What’s the Difference Between Regional Accreditation and National Accreditation?
The difference between regional accreditation and national accreditation may seem like the last thing a prospective college student has time for. But make at least a few minutes for it. Whether your school of choice is nationally accredited or regionally accredited could matter somewhere down the line, even if it’s difficult to imagine that now.
Let’s try to make this as simple as possible. There are two basic categories of accreditation:
- institutional accreditation
- programmatic accreditation
For now, let’s focus on institutional accreditation. If a college has institutional accreditation, it means that it has met the standards of the accrediting agency. It means that the facilities, the faculty, the curriculum, and the school’s practices have all passed inspection.
There are two kinds of institutional accreditation: regional accreditation and national accreditation.
Regional accreditation means just what it sounds like it means: the college has been accredited by an association in its geographic region. There are six regional accrediting agencies in the US. Every college has access to one of these six regional accrediting agencies, so no college, no matter how remote it might be, is unable to be regionally accredited because of its location.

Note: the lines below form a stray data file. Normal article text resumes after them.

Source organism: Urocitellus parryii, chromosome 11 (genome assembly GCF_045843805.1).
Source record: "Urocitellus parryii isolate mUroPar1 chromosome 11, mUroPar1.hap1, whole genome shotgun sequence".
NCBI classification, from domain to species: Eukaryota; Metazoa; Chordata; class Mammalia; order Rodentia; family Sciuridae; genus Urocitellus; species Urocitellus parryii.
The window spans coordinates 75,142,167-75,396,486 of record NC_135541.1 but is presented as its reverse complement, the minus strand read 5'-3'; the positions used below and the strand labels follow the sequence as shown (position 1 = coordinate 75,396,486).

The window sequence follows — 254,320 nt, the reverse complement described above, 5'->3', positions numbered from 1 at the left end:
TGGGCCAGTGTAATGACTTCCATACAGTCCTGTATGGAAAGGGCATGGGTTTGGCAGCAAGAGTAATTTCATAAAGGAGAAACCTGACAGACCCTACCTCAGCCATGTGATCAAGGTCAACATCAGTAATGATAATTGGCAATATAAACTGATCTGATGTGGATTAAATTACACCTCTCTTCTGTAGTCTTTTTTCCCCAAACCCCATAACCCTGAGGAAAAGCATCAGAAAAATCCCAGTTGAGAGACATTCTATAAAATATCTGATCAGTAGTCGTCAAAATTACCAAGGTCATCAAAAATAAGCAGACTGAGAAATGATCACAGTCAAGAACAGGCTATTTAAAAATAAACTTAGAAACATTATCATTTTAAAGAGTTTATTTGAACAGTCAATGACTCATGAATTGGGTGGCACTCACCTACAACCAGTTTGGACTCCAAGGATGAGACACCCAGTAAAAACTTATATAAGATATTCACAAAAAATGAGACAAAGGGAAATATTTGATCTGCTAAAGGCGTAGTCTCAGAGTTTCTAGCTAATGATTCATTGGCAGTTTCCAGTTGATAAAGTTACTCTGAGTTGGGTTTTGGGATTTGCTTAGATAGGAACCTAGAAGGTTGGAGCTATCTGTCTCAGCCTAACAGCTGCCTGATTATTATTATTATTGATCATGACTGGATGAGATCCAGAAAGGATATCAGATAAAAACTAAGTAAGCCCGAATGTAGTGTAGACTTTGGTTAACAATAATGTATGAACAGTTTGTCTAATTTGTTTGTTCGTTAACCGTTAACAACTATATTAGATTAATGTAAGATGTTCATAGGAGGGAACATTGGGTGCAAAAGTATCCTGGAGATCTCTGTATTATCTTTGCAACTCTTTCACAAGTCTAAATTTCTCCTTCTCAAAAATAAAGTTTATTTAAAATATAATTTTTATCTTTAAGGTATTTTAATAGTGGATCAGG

There are also many regionally accredited online colleges. They are accredited by the association that covers the area where their home base is located.
There are six regional accreditation bodies in the United States:
- Middle States Association of Colleges and Schools (Commission on Higher Education)
- New England Association of Schools and Colleges (Commission on Technical and Career Institutions and Commission on Institutions of Higher Education)
- North Central Association of Colleges and Schools (The Higher Learning Commission)
- Northwest Commission on Colleges and Universities
- Southern Association of Colleges and Schools (Commission on Colleges)
- Western Association of Schools and Colleges (Accrediting Commission for Community and Junior Colleges and Accrediting Commission for Senior Colleges and Universities)
National accreditation can be a misleading term. Sometimes we are programmed to think that something with “national” in the title is automatically bigger and/or better, but in this instance, this isn’t true. National accreditation is not better than regional accreditation. In fact, for most students and most situations, regional accreditation is better than national accreditation.
National accreditation has nothing to do with location. Some schools just do not fit into the molds created by the regional accreditation associations. These nontraditional schools may have a specific focus. For example, if you want to be a hair stylist, you might go to a school that is accredited by the National Accrediting Commission of Career Arts and Sciences. Or they may operate from a specific religious worldview. If you want to major in Bible Studies, you might go to a school that has been accredited by the Association for Biblical Higher Education Commission on Accreditation. Whatever the reason, if a post-secondary institution can’t, or chooses not to, become regionally accredited, it can apply for national accreditation.